Pupils at Secondary schools in Driffield and Beverley are to be given new guidance to assist them with the help and support they give young people who may be self-harming.
East Riding Safeguarding Children Board in partnership with East Riding of Yorkshire Council’s public health team and Humber NHS Foundation Trust, will be launching updated guidelines so school staff, including pastoral care teams, are aware of the signs of self-harm and know what help and support is available.
Self-harm is the term used when someone does something to deliberately hurt themselves and is often a way of the person trying to cope with painful and/or confusing feelings.
Self-harm can happen at any age but is most common in teenagers and can often present itself as cutting parts of the body but it can also include burning, hitting or taking an overdoes as well as eating disorders.
The guidelines, which came about following recommendations from a recent serious case review, will also be circulated to other professionals and organisations that work with children and young people.
Bron Sanders, independent chair of East Riding Safeguarding Children Board, said: “People who self-harm do it for all kinds of reasons and talking about it can be really hard.
“While self-harming has an immediate effect, creating instant relief, it is only temporary as the underlying emotional issues still remain.
“An important part of prevention of self-harm is having a supportive environment that is focused on building self-esteem and encouraging relationships.
“The updated guidelines will give people who come into contact with young people who may be self-harming, the advice and information they need to help and support those who need it.”
March 1 is national self-harm awareness day and the theme this year is focused on dispelling the myths around self-harm.
There are many misconceptions surrounding why people self-harm but the reality is that:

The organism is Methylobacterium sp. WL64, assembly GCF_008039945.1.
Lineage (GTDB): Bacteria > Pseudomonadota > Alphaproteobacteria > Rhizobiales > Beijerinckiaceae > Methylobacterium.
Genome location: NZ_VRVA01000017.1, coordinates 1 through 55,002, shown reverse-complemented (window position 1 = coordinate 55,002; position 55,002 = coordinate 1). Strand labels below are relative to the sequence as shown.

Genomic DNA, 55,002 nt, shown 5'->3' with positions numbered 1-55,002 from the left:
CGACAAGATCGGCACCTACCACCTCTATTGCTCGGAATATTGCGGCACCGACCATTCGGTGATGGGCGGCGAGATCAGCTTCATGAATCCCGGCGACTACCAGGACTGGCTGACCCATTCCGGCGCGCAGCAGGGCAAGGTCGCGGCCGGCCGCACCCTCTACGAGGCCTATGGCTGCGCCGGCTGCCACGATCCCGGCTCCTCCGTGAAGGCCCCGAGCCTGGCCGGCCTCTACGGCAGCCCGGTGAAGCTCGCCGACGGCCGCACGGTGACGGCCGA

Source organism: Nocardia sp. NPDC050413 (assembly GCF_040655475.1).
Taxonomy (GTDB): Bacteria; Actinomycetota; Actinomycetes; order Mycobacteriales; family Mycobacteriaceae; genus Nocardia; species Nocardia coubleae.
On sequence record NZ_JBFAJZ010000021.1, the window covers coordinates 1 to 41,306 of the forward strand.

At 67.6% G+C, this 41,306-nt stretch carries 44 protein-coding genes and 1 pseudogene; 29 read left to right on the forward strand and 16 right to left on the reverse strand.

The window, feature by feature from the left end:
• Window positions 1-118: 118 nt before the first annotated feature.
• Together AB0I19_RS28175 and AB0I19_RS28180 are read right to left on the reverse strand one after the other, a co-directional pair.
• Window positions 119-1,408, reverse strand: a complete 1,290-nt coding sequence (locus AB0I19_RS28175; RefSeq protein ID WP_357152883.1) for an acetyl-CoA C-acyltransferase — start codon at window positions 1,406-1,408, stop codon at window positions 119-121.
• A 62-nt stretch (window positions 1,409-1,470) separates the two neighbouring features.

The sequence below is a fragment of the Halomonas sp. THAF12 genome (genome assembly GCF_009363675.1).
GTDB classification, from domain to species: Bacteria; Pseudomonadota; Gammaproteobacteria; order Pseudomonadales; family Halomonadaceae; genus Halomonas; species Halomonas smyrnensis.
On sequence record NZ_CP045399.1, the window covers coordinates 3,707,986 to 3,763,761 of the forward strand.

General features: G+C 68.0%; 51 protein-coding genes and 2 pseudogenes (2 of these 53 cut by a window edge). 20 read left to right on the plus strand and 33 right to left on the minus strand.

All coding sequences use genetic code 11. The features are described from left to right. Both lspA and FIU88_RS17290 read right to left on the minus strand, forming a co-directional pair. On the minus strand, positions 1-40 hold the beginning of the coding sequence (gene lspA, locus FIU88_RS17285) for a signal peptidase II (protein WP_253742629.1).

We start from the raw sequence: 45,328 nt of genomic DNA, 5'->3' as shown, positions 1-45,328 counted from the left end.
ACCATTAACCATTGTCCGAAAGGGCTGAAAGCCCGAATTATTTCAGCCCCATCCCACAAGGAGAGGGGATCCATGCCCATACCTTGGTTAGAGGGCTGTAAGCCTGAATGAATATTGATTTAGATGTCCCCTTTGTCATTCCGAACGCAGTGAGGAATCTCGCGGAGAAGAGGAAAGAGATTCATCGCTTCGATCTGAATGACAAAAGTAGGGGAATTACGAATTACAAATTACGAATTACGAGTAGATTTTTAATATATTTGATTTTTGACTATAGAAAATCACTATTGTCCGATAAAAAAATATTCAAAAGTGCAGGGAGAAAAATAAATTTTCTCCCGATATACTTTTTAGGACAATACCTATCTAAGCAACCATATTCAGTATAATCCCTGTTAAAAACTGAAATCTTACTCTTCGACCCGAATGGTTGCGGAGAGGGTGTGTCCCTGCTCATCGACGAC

* self-harm is not a mental illness nor is it an attempt to commit suicide
* it doesn’t just affect girls as boys self-harm too but they are much less likely to tell anyone about it
* young people from all walks of life self-harm, regardless of their social or ethnic background
* self-harm is not a fashion fad, nor is it merely attention-seeking behaviour
* most importantly it is not easy for a young person to stop self-harming.
Why do young people self-harm?
Self-harm is often a way of trying to cope with painful and confusing feelings.
Difficult feelings that people who self-harm talk about include:
* feeling sad or worried
* not feeling very good or confident about themselves
* being hurt by others: physically, sexually or emotionally
* feeling under a lot of pressure at school or at home
* losing someone close, such as someone dying or leaving
When difficult or stressful things happen in a person’s life, it can trigger self-harm.
Upsetting events that may lead to self-harm include:
* arguments with family or friends
* break-up of a relationship
* failing, or thinking you are going to fail, exams
* being bullied
How you can cope with self-harm
Replacing the self-harm with other, safer coping strategies can be a positive and more helpful way with dealing with difficult things in life.
Helpful strategies can include:
* talking to someone to talk about your feelings, such as a friend or a family member
* talking to someone on the phone, such as a specific helpline
* writing about or drawing about your feelings, because sometimes it can be hard to talk about feelings
* scribbling on and/or ripping up paper
* go out for a walk, run or do some other form of exercise.
At home: parents, brother/sister or another trusted family member.
At school: school nurse, teacher, teaching assistant or another trusted member of staff.
GP: You can talk to your doctor about any difficulties
Tel: 0207 336 8445 or email firstname.lastname@example.org
Tel: 08457 90 90 90
MIND information line
Tel: 0845 766 0163
Tel: 0208 772 9900